With more sites like HackerRank popping up to demonstrate skills first rather then education, this requirement may start to shift over the next few years.

I haven't seen Hacker(Wank) or Codility being used in that way.  In my experience a Degree is the minimum requirement to get past HR or a Recruiter.  The next step is the HW test to filter out candidates followed by either a face to face or another programming test devised by the team.

The hacker rank tests are just being used as another filter.   Also in my experience they are a waste of time and don't actually provide the best candidates.  The guys who are good at HackerRank tests tend to be the guys that spend all their time doing these kind of online puzzle but once you get them on your team they don't actually have a clue about how to find a bug, architect a solution or do anything that a half decent coder should be able to do.  They also tend to spend all day not actually getting any work done because they are trying to optimize silly fizz buzz programs to maintain their hackerwank score instead of their job.

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In the UK, it more or less reflects what Promit has mentioned. Almost job in the in industry (both in and out of games) will have a degree requirement as filter.

With more sites like HackerRank popping up to demonstrate skills first rather then education, this requirement may start to shift over the next few years.

I haven't seen Hacker(Wank) or Codility being used in that way.  In my experience a Degree is the minimum requirement to get past HR or a Recruiter.  The next step is the HW test to filter out candidates followed by either a face to face or another programming test devised by the team.

The hacker rank tests are just being used as another filter.   Also in my experience they are a waste of time and don't actually provide the best candidates.  The guys who are good at HackerRank tests tend to be the guys that spend all their time doing these kind of online puzzle but once you get them on your team they don't actually have a clue about how to find a bug, architect a solution or do anything that a half decent coder should be able to do.  They also tend to spend all day not actually getting any work done because they are trying to optimize silly fizz buzz programs to maintain their hackerwank score instead of their job.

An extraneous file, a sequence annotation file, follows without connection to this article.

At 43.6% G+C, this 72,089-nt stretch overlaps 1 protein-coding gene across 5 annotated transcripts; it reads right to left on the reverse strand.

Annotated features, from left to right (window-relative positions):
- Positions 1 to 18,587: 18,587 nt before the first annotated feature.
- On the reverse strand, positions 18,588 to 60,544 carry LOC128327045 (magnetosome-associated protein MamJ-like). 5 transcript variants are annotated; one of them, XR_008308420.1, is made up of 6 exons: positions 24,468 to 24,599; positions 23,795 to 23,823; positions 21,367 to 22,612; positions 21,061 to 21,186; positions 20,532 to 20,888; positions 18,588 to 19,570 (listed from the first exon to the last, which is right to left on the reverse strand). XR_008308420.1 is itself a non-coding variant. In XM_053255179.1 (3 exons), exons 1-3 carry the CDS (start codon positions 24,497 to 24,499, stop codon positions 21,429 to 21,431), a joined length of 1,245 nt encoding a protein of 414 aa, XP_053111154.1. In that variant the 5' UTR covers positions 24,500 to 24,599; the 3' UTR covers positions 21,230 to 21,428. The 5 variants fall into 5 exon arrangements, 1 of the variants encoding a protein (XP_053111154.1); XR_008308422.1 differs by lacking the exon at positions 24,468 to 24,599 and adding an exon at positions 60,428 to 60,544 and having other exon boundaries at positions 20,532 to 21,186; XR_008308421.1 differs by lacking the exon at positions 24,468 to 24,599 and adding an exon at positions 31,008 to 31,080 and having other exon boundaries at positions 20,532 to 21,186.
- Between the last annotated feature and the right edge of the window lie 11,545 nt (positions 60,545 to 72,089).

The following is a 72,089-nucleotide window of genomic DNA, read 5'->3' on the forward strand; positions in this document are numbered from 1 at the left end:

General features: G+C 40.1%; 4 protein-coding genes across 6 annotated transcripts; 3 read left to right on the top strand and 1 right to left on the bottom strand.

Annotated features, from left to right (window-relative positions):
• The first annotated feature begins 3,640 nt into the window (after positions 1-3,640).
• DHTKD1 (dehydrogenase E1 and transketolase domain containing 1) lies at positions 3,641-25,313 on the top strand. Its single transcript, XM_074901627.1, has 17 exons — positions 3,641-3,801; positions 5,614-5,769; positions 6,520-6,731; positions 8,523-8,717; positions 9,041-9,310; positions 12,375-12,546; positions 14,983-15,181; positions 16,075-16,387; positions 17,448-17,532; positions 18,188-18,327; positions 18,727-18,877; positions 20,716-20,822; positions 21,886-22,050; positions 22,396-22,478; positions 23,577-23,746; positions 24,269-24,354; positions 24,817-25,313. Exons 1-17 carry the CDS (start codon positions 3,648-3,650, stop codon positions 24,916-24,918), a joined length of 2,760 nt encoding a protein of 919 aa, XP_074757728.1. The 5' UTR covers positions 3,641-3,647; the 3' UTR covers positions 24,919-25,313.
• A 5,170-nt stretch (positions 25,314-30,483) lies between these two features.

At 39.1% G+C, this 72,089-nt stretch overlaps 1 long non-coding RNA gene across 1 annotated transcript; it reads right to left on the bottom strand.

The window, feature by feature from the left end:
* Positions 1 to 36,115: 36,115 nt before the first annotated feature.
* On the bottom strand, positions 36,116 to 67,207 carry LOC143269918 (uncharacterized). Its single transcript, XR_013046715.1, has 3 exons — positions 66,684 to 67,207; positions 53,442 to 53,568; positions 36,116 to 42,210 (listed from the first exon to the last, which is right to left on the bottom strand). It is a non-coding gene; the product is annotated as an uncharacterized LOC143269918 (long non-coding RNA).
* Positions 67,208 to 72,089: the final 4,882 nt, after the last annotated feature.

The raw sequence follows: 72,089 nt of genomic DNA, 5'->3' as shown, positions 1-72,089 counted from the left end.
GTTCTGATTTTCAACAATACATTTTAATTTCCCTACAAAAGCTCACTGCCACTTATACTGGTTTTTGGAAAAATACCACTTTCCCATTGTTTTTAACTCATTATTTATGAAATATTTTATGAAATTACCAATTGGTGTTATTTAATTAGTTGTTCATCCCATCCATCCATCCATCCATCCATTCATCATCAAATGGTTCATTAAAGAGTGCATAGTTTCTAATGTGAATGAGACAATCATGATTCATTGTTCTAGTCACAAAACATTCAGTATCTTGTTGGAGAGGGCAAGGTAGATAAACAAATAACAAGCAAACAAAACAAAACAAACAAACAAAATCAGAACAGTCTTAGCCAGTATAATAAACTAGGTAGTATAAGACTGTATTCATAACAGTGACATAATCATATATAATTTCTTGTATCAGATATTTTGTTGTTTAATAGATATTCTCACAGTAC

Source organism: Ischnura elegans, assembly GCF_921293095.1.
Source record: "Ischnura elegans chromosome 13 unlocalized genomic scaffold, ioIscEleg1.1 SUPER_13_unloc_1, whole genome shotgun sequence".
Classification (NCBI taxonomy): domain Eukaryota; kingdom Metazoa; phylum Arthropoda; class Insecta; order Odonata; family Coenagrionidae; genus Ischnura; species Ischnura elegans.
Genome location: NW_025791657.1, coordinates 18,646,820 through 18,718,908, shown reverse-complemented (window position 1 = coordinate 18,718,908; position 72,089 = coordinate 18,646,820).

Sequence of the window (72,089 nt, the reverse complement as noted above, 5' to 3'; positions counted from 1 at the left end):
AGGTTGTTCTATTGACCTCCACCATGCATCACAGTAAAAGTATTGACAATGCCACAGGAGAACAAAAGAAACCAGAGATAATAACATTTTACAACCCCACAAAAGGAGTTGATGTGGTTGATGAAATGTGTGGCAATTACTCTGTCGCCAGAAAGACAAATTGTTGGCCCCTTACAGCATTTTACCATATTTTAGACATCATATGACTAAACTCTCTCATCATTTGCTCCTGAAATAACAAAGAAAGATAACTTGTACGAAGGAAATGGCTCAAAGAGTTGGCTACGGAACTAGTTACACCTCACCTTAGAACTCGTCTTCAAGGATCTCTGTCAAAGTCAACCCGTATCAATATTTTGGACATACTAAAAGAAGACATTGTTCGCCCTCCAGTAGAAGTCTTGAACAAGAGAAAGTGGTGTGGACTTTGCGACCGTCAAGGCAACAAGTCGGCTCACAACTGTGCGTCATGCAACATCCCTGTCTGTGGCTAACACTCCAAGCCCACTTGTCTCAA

That's very interesting to hear from someone who has interviewed a few people from the HackerRank site.

As a side question, how do you feel choosing/finding someone that generally live streams coding sessions on sites like Twitch and Live Coding?

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universities here are all the same

That's really not accurate. There's a vast amount of effort that goes in to overall rankings for Universities in NZ; the system is somewhat flawed (a lot of it is based on quantity of research papers produced, content aside) but there are definitely places you want to go to study certain subjects. Mathematics and computer science at Waikato have been way ahead of the game for quite some time, although Auckland seems to have pulled ahead as far as mathematics goes in recent years.

NZ's education system is much better than that guy would have you believe. You may end up working on licensed titles while in NZ but that's got more to do with how remote it is, so there really aren't that many game development companies. NZ is where I started but that experience got me work in Sweden, the U.S. and Canada.